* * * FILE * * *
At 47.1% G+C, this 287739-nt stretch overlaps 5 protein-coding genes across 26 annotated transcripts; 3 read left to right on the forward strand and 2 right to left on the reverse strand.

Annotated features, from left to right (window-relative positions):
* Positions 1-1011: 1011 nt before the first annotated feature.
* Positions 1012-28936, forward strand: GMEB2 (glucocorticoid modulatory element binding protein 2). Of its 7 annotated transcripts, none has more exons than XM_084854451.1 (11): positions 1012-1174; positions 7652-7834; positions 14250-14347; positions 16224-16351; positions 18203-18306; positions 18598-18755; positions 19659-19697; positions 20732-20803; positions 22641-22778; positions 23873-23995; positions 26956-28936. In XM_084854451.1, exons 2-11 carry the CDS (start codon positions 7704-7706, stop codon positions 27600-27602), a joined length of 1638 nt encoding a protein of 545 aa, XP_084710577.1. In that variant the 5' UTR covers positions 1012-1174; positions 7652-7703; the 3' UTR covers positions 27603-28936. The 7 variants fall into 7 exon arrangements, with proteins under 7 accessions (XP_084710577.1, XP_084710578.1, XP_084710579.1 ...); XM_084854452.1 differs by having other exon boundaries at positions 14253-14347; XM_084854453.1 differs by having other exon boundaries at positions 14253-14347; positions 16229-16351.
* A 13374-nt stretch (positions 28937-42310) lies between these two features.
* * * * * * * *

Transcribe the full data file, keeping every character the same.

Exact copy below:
At 47.1% G+C, this 287739-nt stretch overlaps 5 protein-coding genes across 26 annotated transcripts; 3 read left to right on the forward strand and 2 right to left on the reverse strand.

Annotated features, from left to right (window-relative positions):
* Positions 1-1011: 1011 nt before the first annotated feature.
* Positions 1012-28936, forward strand: GMEB2 (glucocorticoid modulatory element binding protein 2). Of its 7 annotated transcripts, none has more exons than XM_084854451.1 (11): positions 1012-1174; positions 7652-7834; positions 14250-14347; positions 16224-16351; positions 18203-18306; positions 18598-18755; positions 19659-19697; positions 20732-20803; positions 22641-22778; positions 23873-23995; positions 26956-28936. In XM_084854451.1, exons 2-11 carry the CDS (start codon positions 7704-7706, stop codon positions 27600-27602), a joined length of 1638 nt encoding a protein of 545 aa, XP_084710577.1. In that variant the 5' UTR covers positions 1012-1174; positions 7652-7703; the 3' UTR covers positions 27603-28936. The 7 variants fall into 7 exon arrangements, with proteins under 7 accessions (XP_084710577.1, XP_084710578.1, XP_084710579.1 ...); XM_084854452.1 differs by having other exon boundaries at positions 14253-14347; XM_084854453.1 differs by having other exon boundaries at positions 14253-14347; positions 16229-16351.
* A 13374-nt stretch (positions 28937-42310) lies between these two features.